Handle with care
Sri Lanka, perhaps, provides the most cautionary tale from OBG’s active Asia-Pacific markets about over-reliance on China-backed infrastructure development. At the close of last year, the country formally handed over 70 percent control of Hambantota Port to Chinese interests on a 99-year lease, as a result of being unable to service the loans from Chinese state-controlled entities it acquired to build the US$1.3bn maritime complex.
Chinese acquisition of equity in strategic assets from countries unable to honour their debt commitments is understandably making other emerging nations in the BRI crosshairs nervous.
In Myanmar, a frontier market with one of the lowest GDP per capita levels in ASEAN, we have witnessed bubbling opposition to some China-backed infrastructure projects in recent years, most notably the US$3.6 billion Myitsone Dam, which remains on hold due to grassroots protests against perceived Chinese exploitation of Myanmar’s resources.
Given its strategic location on the edges of South and South-east Asia, and between China’s landlocked south-west and the Indian Ocean, one hopes Myanmar can leverage its geographic position to secure advantageous terms for participation in future BRI-linked projects.
Filling the void
I happen to be writing this blog on the plane to Manila from Port Moresby, where OBG has just held a roundtable event centered on the economic opportunities arising from PNG’s chairmanship of Asia-Pacific Economic Cooperation (APEC) in 2018. PNG is hosting APEC at a time when it faces formidable fiscal challenges due to a ballooning national debt and a chronic shortage of foreign exchange.
Into the void has stepped China, which has been providing opaque concessional loans to the PNG government for some time, primarily for infrastructure investments. Financial assistance is now being packaged as BRI funding, including three memoranda of understanding signed in November 2017 for infrastructure upgrades and the development of an agriculture industrial park.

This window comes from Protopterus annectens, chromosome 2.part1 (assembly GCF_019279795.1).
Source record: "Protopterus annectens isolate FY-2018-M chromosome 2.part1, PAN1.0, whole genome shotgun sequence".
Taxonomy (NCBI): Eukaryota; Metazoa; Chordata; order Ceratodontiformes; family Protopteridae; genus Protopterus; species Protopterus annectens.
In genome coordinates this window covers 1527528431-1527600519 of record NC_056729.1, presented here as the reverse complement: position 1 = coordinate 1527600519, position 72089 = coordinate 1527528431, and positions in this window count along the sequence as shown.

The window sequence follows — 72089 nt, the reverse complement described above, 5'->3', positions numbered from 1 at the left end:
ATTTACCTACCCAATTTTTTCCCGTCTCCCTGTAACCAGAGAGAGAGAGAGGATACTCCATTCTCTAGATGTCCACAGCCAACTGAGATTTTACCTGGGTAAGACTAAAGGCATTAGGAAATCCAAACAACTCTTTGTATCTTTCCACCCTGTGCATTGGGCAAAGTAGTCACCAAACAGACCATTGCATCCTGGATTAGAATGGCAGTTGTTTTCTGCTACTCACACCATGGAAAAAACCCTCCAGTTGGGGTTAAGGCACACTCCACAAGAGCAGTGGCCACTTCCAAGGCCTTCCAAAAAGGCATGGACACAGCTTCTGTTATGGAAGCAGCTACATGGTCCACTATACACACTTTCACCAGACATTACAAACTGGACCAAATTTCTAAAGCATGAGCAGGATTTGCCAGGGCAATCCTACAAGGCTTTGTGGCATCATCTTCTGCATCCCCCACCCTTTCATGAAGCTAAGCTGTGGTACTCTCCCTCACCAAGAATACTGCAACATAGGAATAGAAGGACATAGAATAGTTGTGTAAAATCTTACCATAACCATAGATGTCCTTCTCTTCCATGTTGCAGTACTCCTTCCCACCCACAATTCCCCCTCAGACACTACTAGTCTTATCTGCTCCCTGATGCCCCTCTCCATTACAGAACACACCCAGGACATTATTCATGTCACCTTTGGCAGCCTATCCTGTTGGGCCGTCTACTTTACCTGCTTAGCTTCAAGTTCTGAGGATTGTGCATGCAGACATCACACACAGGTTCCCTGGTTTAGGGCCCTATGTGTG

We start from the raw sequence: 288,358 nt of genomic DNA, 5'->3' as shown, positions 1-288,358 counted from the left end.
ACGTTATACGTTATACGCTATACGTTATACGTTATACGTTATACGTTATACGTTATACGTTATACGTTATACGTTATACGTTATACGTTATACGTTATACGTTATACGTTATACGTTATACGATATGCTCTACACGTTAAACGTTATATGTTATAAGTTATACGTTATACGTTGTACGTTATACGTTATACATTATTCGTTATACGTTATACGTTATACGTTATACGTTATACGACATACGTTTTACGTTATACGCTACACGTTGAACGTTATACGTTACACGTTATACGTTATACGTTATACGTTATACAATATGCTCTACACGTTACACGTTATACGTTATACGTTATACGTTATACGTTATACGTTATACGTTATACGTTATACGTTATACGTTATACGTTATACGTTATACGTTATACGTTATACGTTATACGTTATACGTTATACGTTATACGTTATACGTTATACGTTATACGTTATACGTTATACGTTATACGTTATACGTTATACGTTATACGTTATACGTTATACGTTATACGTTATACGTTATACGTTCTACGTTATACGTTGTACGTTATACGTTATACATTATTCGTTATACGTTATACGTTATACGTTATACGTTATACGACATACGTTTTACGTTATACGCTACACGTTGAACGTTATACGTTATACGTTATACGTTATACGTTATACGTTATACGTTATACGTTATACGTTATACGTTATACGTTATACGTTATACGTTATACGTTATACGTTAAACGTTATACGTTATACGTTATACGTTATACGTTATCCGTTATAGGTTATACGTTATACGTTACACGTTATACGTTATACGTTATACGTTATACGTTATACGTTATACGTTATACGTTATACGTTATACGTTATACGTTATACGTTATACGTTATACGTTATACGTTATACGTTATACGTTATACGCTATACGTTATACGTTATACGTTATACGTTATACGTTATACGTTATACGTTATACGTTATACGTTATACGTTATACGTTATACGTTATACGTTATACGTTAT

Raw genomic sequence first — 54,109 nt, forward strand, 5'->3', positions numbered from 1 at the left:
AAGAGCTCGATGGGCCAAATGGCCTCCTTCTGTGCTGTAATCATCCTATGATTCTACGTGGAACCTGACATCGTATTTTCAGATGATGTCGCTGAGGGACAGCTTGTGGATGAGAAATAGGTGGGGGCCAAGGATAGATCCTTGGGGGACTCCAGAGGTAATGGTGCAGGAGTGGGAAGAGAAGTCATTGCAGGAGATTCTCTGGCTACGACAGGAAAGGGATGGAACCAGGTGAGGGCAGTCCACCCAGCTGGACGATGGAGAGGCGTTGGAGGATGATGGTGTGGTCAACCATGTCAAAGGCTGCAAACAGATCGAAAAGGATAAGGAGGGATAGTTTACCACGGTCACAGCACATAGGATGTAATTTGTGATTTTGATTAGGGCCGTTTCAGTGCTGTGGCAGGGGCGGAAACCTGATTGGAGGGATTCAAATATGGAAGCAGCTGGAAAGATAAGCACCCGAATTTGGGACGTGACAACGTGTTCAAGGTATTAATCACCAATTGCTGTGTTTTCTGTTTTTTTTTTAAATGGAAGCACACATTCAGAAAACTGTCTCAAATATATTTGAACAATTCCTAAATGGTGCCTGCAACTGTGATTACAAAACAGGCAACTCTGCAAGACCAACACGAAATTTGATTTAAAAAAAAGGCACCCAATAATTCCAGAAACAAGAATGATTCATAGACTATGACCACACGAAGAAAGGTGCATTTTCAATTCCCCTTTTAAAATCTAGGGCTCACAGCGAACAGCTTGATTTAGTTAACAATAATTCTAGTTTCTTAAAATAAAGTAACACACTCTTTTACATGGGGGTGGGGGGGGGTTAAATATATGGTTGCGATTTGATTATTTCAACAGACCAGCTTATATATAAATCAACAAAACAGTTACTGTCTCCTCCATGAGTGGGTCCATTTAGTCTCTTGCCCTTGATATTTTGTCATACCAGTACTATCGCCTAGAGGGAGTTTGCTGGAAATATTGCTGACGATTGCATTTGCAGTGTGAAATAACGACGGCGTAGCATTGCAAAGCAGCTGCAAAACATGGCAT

Jury’s still out
So far, the US and allied regional powers, such as Japan, India and Australia, have failed to muster a coherent response to the BRI, with opinions divided on whether to counter, ignore or embrace the China-led model.
Recent reports suggest Washington is considering boosting infrastructure projects across the Indo-Pacific region following a congressional hearing on policy responses to BRI. However, the presidency of Donald Trump has yet to demonstrate that it has the strategic sense to effectively respond to China’s long-term visions and ambitions.
While India and Japan have put forward a joint initiative dubbed the Asia-Africa Growth Corridor, this is still very much in the embryonic stage, and is not yet backed by the same level of political will or variety of financing vehicles as its Chinese counterpart.
In an interview with OBG in October 2017, the outgoing CEO of International Enterprise Singapore, Lee Ark Boon, said that the biggest risk for emerging countries participating in BRI projects was the creation of so-called white elephants that operate below capacity, rendering them economically unviable. Lee proposed, sensibly, that the most effective way to mitigate this risk was to link infrastructure developments with long-term economic strategies focused on openness to international trade and investment.
What is not in doubt is that the BRI is here to stay. However, for it to be a road to prosperity rather than a belt around the neck of emerging economies in Asia-Pacific and beyond, it needs to be paved with more than empty rhetoric about win-win investments. Participating states must ensure their projects are well structured, sustainably financed and compatible with the medium- to long-term needs of their respective economies, while at the same time attuned to a broader national vision for raising domestic demand and translating international investment into inclusive growth.
(The writer is the Asia Regional Editor of Oxford Business Group)